Brotherhood: Army Collaborating with 'Zionists'

Egypt's Muslim Brotherhood: the military regime is working with companies employing "Zionists".

Dalit Halevi & Elad Benari ,

Muslim Brotherhood supporters
Muslim Brotherhood supporters
AFP photo

Egypt's Muslim Brotherhood is accusing the military regime which ousted Islamist President Mohammed Morsi of harming the country’s national security because of its collaboration with an Israeli and an American company which employ retired IDF officers.

According to the group, the Egyptian government has granted the Israeli company a permit to secure ships which pass through the Suez Canal.

The movement is also claiming that the head of the Israeli company is a former commander of the Israeli Navy and was responsible for the raid on the Turkish ship Mavi Marmara in 2010, in which nine Turks who were trying to break Israel’s naval blockade on Gaza were killed.

One of the consultants of this company, according to the Muslim Brotherhood, is a retired IDF commander who led the attack on the Suez Canal in 1969, in which 80 Egyptian soldiers were killed.

The movement argues that the Egyptian government maintains ties with an American public relations firm, run by "Zionists”, some of whom served in the IDF, and that the company is one of the arms of AIPAC.

Since the Egyptian army ousted Morsi in July, there has been a crackdown on the Muslim Brotherhood which has included raids on two pro-Morsi camps in Cairo, in which hundreds were killed.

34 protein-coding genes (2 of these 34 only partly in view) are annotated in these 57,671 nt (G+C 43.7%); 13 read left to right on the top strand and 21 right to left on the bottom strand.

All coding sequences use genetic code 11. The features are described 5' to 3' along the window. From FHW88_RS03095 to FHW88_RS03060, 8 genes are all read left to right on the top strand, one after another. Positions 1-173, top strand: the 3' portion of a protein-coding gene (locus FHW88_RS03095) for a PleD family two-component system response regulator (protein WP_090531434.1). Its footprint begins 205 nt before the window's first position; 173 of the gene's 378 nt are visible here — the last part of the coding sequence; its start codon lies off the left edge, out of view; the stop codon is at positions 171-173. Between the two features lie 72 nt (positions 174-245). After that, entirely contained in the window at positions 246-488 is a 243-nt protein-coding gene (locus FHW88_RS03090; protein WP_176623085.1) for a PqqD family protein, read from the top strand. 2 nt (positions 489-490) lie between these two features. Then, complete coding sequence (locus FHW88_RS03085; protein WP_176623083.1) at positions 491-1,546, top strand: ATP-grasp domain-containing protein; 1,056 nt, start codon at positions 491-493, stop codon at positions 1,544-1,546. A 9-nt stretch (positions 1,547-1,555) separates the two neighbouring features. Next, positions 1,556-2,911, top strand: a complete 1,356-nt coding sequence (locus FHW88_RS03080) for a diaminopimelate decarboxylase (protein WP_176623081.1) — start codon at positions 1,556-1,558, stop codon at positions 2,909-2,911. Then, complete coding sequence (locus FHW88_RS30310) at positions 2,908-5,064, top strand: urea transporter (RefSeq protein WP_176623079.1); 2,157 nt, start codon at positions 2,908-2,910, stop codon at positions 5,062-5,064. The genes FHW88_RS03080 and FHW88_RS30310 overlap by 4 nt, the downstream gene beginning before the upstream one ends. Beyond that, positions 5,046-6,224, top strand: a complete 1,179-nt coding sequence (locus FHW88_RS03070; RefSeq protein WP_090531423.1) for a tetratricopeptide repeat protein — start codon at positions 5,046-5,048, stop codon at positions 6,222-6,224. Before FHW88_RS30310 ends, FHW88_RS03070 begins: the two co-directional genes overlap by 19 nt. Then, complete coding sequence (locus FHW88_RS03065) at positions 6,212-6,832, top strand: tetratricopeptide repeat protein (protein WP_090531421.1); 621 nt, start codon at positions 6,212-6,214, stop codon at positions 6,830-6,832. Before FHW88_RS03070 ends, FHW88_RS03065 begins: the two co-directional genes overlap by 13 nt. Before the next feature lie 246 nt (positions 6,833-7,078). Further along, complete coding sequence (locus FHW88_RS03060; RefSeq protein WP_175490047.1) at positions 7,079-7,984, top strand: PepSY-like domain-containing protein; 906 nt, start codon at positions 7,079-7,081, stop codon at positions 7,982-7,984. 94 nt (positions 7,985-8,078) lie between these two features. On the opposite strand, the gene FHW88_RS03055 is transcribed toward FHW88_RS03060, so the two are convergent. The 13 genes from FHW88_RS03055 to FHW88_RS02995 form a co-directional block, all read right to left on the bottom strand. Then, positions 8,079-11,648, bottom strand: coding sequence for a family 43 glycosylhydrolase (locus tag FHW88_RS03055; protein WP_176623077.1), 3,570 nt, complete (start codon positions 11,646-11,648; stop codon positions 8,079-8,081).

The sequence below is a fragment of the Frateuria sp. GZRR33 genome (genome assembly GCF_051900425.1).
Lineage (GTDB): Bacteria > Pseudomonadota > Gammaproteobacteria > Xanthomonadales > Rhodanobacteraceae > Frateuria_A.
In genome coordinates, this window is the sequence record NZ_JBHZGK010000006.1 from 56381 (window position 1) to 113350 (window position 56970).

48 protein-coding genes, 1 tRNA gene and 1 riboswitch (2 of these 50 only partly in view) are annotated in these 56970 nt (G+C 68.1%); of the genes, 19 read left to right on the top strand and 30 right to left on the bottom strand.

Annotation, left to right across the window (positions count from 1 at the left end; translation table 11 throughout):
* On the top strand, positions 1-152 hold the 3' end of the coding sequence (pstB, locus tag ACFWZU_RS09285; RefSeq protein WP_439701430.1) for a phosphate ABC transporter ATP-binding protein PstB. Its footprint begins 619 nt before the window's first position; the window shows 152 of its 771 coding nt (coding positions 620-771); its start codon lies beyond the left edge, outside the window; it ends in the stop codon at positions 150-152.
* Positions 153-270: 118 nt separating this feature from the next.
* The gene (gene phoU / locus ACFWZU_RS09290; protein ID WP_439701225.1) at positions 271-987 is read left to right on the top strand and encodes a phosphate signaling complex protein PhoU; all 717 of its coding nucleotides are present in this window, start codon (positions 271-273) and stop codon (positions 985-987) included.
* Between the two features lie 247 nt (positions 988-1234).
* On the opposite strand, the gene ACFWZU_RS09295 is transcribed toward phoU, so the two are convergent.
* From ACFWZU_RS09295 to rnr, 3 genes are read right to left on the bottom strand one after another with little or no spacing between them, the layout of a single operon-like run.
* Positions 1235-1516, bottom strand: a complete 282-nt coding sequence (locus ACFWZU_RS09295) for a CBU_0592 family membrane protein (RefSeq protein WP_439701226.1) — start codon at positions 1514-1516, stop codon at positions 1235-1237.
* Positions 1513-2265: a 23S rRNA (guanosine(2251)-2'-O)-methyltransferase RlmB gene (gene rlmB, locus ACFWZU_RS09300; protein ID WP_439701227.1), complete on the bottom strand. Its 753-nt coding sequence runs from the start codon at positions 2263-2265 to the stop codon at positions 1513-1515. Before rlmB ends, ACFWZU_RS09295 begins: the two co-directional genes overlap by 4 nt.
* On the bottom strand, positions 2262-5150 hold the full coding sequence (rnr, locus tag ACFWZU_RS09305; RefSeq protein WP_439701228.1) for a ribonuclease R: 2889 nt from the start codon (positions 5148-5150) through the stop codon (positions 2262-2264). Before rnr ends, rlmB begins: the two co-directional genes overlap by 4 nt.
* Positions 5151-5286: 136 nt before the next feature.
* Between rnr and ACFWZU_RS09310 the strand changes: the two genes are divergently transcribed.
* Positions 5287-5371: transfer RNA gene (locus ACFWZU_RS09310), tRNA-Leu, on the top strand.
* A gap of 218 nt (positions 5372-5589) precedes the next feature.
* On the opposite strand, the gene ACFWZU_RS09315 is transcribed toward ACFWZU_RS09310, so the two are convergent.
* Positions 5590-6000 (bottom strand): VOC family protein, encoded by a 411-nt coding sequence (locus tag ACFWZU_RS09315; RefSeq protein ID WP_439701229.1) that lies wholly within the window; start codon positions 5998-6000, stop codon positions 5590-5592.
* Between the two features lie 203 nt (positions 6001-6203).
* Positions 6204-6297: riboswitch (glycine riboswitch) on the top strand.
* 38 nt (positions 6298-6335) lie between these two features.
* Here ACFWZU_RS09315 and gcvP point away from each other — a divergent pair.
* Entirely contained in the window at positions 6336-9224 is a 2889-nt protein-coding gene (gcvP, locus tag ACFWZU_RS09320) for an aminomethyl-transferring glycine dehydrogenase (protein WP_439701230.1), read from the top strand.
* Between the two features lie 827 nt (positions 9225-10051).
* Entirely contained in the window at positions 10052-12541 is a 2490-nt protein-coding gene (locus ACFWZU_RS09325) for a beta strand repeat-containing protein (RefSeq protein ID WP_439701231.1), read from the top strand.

Many of the group's members have been arrested, including its Supreme Guide Mohammed Badie, with some put on trial on charges of inciting violence.

In September, an Egyptian court ordered a ban on the group, including its activities and assets. This week the Muslim Brotherhood lost an appeal against the ban.

While in office, Morsi repeatedly said he would continue to maintain the peace with Israel and uphold international documents signed by prior Cairo administrations, but mostly gave Israel the cold shoulder.

Last year, Morsi recalled the Egyptian ambassador to Israel in protest of Israel’s counterterrorism Operation Pillar of Defense in Gaza. A month earlier, Egypt rejected an Israeli request to upgrade the relations between the countries, after the Jewish State expressed interest in expanding the cooperation between the two countries and raising it to a level of ministerial talks.

Morsi’s ouster and his replacement with a military-backed regime has appeared to be a good opportunity to calm the tension between the countries. Israel’s and Egypt’s armies have had close cooperation with one another and, several weeks ago, Israel named a new ambassador to Cairo.